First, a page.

Coco Chanel, consumed with disappointment, once let a large uncut emerald slip from her hands, into the sea. She had found the gemstone hidden in a crate of vegetables, delivered to her on board The Flying Cloud by her lover at the time (she had many), Hugh Grosvenor, 2nd Duke of Westminster, who was attempting to make amends for an affair.
He was the kind of man whose wealth could provide her with infinite financial security, even if she chose not to accept it; but whose fidelity could never be guaranteed. Before the Duke, there had been the friends and eventual rivals, Etienne Balsan and Arthur Capel; two lovers who simultaneously stole Chanel’s young heart, and together helped her set up the business that metamorphosed into one of the most successful brands in the history of haute couture. Later there was the economically challenged Grand Duke Dmitri of Russia, who was dependent on her for financial support. But with the Duke of Westminster, a six-foot tall 44-year-old, and the richest man in Britain, she faced the hopeless question of whether love, like money, could be counted upon.
Chanel, much like the empowered – with a flair for the dramatic – Diana Vreeland, Cindy Sherman and even today’s Sheila Heti, was an unwitting precursor to feminism who mentored, inspired and liberated countless women both in and out of the fashion industry. She was a thinker, a rebel, a pioneer, an aficionado, artist, and a hard-currency machine. She freed women for the 20th century, replacing their corsets, democratizing elegance with sailor shirts, wool jersey, and the Little Black Dress. She could be ruthless and cold; she was, after all, her own master, dependant on herself alone, as she told her friend and confidante, Paul Morand. But she was also a lover. And love, “an irresistible desire to be irresistibly desired,” as the poet Robert Frost once wrote, trumps all.
After six years, the Duke was determined to find a wife who could bear him a son (Chanel was 46), and even though their affair was not yet over, he wasted little time in marrying a young Englishwoman, Loelia Ponsonby. Months later his 28-year-old bride was confronted with the legendary French designer, who wore, as a certain kind of armor, jewels as heavy and delicate as the heart on her sleeve. “When I saw her she was hung with every kind of necklace and bracelet, which rattled as she moved,” Ms Ponsonby recalled, 30 years after their first introduction.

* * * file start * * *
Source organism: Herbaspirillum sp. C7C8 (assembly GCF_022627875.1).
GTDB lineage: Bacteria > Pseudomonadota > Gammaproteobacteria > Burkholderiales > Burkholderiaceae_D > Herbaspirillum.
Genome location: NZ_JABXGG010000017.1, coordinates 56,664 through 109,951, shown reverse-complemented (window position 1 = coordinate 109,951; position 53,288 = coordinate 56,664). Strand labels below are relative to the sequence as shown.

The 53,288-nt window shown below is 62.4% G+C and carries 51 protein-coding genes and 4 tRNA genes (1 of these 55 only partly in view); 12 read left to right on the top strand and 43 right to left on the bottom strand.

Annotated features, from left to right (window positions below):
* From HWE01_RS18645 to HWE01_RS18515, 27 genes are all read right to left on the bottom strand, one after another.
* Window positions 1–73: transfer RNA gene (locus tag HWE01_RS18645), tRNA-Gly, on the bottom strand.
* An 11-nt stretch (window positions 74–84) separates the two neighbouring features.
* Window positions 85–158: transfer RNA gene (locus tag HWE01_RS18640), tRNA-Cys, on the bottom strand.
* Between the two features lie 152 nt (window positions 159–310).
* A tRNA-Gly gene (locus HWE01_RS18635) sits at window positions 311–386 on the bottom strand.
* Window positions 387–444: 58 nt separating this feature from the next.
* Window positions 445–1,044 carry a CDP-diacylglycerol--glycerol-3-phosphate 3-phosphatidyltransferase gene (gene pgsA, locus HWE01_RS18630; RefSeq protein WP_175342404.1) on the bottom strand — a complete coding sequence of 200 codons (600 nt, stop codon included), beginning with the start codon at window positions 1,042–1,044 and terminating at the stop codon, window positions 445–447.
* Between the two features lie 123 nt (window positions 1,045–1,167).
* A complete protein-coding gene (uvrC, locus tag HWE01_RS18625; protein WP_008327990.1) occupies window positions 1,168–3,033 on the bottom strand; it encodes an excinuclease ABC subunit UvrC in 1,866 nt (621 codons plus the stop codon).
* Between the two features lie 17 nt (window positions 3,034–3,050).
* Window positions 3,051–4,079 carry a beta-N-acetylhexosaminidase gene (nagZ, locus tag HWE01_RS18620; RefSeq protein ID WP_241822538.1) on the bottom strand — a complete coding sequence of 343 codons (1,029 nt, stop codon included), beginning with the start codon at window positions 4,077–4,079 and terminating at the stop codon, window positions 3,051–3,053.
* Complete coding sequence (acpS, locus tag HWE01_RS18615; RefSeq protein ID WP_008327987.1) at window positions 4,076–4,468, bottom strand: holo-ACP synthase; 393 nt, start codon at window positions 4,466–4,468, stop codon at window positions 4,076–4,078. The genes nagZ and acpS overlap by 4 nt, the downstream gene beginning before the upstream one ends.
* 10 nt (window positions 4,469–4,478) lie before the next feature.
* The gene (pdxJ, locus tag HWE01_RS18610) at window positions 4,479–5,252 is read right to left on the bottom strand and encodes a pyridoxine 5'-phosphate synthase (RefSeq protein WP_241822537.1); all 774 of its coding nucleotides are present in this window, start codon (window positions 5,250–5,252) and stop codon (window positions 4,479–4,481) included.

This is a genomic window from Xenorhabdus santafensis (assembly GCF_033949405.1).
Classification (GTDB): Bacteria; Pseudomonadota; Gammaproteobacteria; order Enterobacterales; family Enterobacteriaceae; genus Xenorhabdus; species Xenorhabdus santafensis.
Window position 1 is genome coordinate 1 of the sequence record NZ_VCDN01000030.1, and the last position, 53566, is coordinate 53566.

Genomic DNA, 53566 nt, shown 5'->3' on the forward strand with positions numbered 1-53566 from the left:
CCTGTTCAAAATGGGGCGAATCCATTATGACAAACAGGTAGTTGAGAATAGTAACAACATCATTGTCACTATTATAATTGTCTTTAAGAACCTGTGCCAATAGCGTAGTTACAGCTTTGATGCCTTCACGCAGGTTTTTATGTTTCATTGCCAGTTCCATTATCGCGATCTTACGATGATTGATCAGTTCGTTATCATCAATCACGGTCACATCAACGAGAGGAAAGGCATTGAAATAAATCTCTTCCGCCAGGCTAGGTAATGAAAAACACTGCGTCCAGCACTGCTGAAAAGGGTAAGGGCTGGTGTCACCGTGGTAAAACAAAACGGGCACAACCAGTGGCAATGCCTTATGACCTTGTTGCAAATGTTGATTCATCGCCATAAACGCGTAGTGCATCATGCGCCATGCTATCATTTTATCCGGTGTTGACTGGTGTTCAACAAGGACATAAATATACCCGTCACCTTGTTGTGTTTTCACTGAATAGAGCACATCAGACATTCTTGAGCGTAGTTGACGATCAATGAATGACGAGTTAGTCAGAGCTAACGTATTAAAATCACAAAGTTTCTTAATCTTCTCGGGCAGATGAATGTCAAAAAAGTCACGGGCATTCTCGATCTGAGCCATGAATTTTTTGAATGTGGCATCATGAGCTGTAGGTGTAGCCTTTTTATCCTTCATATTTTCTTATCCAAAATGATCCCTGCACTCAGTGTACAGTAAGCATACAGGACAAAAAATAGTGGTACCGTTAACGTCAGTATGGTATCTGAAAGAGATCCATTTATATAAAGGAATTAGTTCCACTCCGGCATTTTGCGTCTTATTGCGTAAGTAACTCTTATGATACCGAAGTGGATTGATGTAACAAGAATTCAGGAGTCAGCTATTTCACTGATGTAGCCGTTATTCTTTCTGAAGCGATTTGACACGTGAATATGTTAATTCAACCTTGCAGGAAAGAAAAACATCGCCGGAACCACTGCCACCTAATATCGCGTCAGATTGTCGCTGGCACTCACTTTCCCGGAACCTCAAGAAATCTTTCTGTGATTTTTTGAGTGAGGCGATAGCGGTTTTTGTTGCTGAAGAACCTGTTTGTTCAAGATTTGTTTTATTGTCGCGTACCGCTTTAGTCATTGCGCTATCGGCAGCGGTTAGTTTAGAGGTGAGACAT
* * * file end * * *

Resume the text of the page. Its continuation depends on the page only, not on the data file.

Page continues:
“Frantically searching around for something to say, I mentioned that Mrs George Keppel had given me a Chanel necklace as a Christmas present. At once, I was made to describe it. ‘No’, said Mademoiselle Chanel. It had ‘certainly not’ come from her. She would ‘never dream of having anything like that on sale.’ And then the conversation dropped with a bang,” she said.
Coco Chanel left more than a legendary quilted handbag and a trail of tweed in her wake after her death in 1971, at the age of 87. She succeeded in making a fortune, becoming a someone who was dependant on no one, just like her male contemporaries. But sometimes, desire trumps dedication: because she also left behind passionate, controversial love affairs and a broken heart, five times over. “I don’t know why women want any of the things men have, when one of the things that women have is men,” she once said.